unspecifiedBy Manning Harris
fmanningh@gmail.com

Aurora Theatre is presenting Nilo Cruz’ haunting play “Sotto Voce” as a part of their Harvel Lab Series in the studio, or black box theatre; the play runs through May 8 and is directed by Justin Anderson.

Mr. Cruz, a Cuban-born playwright, won the 2003 Pulitzer Prize for “Anna in the Tropics.” Here he focuses on an event that took place just before World War II broke out: In May of 1939 the German transatlantic liner S.S. St. Louis left Hamburg, Germany, on a voyage to Havana, Cuba. On board were 937 Jewish refugees fleeing the Third Reich. You may know that the ship’s passengers were not allowed to disembark in Cuba, the United States, or Canada. Eventually, some passengers were taken in by Great Britain, the Netherlands, and Belgium. Nevertheless, as the Nazis spread across Europe, many of the passengers perished in concentration camps.

“Sotto Voce,” which means “in a quiet voice,” takes place in 2000. Saquiel Rafaeli (Louis Gregory) is a young Jewish man from Havana on a mission to New York City to see Bemadette Kahn (Marianne Fraulo), 80, a Berlin-born novelist who has agoraphobia and won’t leave her apartment. Saquiel believes she has valuable information about the St. Louis and pre-war Germany. Her maid and housekeeper, the jolly Lucila (Denise Arribas), keeps her company. These three comprise the entire cast of this 90 minute play.

A sepia-toned romantic ambience which Tennessee Williams (“The play is memory”) would have loved pervades “Sotto Voce.” There is a back and forth movement, past and present, that is almost hypnotic.

Saqueil and Bemadette start communicating by phone and email. We learn that the great love of her life, Ariel Strauss, was one of hundreds of German Jews aboard the St. Louis. Saquiel wants to know Ariel’s story.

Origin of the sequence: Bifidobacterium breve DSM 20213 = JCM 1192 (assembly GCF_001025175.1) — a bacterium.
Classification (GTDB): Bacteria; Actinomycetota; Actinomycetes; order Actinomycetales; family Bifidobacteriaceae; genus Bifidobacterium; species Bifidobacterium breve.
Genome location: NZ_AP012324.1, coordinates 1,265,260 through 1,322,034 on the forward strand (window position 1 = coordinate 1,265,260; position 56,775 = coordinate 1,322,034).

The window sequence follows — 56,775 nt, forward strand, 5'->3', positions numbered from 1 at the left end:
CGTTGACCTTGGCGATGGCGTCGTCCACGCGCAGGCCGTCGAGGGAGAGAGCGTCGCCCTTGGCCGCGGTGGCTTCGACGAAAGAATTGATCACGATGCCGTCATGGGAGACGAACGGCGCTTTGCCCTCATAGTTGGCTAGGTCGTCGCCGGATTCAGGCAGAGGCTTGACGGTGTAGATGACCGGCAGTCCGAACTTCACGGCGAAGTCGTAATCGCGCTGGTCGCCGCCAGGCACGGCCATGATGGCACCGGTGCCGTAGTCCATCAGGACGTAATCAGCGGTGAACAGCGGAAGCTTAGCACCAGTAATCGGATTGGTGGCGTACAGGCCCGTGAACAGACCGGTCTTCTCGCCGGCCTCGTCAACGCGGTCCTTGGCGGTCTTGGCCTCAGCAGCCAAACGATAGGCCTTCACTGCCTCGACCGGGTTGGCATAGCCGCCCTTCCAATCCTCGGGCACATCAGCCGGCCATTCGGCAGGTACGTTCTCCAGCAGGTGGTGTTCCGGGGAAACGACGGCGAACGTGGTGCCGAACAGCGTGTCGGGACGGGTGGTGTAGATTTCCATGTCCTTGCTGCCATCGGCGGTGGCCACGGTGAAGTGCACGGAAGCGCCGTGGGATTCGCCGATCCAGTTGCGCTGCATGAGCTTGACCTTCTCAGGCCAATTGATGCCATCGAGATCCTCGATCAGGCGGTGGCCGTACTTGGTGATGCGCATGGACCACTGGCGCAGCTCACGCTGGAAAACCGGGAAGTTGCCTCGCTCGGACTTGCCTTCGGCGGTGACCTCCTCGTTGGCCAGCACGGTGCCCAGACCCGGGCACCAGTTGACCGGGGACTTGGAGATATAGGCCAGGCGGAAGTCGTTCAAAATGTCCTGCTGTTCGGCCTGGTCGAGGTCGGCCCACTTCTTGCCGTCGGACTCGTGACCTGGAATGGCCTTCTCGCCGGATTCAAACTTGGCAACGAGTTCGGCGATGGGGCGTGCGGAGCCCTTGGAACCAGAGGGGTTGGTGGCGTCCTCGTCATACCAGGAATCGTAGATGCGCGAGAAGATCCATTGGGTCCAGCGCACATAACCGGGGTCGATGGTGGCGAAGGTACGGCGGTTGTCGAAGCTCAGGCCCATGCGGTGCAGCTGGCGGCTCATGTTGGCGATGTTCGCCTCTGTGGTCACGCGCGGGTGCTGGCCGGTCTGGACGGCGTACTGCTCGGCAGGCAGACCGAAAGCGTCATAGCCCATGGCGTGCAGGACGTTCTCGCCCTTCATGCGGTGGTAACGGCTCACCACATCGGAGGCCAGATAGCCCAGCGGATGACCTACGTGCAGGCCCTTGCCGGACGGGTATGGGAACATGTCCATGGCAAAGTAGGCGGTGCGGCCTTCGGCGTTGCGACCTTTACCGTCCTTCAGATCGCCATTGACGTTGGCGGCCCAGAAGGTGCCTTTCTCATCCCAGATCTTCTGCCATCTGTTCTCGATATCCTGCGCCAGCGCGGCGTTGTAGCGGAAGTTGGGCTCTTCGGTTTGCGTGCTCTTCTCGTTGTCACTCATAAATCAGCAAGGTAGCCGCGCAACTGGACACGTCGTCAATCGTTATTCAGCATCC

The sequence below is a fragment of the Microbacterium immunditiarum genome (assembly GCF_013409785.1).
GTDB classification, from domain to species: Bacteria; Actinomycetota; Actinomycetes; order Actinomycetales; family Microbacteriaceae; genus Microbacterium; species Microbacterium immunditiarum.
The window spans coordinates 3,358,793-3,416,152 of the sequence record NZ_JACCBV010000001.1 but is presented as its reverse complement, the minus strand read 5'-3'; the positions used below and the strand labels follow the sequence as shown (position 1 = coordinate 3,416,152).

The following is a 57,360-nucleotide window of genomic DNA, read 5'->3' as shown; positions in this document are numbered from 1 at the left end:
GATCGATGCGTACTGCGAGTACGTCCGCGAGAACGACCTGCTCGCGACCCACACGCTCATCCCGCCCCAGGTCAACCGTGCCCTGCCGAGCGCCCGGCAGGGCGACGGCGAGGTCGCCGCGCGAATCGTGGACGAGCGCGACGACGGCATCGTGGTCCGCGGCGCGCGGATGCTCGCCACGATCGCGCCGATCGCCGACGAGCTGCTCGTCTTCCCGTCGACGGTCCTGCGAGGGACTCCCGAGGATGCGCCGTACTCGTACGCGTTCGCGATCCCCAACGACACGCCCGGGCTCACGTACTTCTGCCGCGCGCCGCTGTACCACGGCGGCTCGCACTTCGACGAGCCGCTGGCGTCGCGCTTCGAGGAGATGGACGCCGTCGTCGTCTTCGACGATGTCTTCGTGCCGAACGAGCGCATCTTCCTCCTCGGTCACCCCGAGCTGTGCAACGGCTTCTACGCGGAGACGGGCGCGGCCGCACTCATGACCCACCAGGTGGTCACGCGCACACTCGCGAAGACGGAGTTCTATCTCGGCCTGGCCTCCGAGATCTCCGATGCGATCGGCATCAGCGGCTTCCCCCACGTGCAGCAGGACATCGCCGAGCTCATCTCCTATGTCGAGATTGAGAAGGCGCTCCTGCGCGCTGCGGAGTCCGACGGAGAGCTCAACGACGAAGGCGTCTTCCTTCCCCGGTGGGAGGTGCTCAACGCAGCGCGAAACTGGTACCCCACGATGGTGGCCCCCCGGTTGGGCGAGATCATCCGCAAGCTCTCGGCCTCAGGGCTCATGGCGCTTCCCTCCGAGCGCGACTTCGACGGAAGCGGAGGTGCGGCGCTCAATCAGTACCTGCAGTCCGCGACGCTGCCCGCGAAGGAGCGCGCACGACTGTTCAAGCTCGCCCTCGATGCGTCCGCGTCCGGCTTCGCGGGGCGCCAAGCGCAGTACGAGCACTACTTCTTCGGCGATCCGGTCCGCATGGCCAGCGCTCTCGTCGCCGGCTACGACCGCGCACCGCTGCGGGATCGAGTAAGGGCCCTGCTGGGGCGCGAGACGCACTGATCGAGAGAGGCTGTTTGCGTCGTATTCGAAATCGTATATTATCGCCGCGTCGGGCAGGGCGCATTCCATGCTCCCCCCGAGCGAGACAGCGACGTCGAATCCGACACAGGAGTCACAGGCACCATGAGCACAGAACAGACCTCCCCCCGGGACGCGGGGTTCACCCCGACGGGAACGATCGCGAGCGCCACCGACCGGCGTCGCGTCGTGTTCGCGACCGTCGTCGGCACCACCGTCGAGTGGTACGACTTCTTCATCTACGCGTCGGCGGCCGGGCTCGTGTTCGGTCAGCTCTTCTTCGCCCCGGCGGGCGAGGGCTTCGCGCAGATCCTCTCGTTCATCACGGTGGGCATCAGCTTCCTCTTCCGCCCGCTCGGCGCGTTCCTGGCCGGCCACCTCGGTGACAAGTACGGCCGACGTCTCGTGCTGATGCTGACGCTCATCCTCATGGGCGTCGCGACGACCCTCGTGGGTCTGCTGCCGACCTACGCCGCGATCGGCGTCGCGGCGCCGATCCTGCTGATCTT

Although Bemadette will not meet with Saquiel face-to-face, we see that in affairs of the heart, there are no rules. In a strange and poignant way, he becomes Ariel. The mise en scène employs soft and subtle lighting (Ben Rawson) and a set (Trevor Carrier) with evocative background images (technical director Daniel Terry) that are most effective in transporting us to a haunting time of doom, loss, and canceled love.

The whole experience of the play is a subtle, evanescent one; staging the work in the more intimate theatre was a very wise move. “This is what happens when one lives with silence for so long,” says Bemadette. “One runs the risk of falling for a voice.”

And she does fall for Saquiel and his voice; personally, I wanted a meeting of the two, so she could see his handsome face and experience more fully his proffered empathy. I think Mr. Cruz could have given us a scene of great tenderness. He might have effected a miracle cure for her ultimately annoying agoraphobia.

As it is, Lucila (Ms. Arribas, in a fine, bracing performance) stands in for Bemadette in a charming short scene which skirts time and identity.

The actors are all first rate: Ms. Fraulo’s Bemadette is witty, sad, mysterious and moving. Mr. Gregory, for awhile Atlanta’s go-to guy for rather sexy male ingenue roles (“Good Boys and True,” “Finn in the Underworld,” “Large Animal Games”), has grown as an actor; he’s wiser, gentler, more trustworthy.

Justin Anderson has become one of Atlanta’s most versatile and meticulous directors. “Sotto Voce” is not a perfect play, but it stays with you, in surprising ways. I’m awfully glad I experienced it.

For tickets and information, visit auroratheatre.com.

Collin Kelley

Collin Kelley has been the editor of Atlanta Intown for two decades and has been a journalist and freelance writer for 35 years. He’s also an award-winning poet and novelist.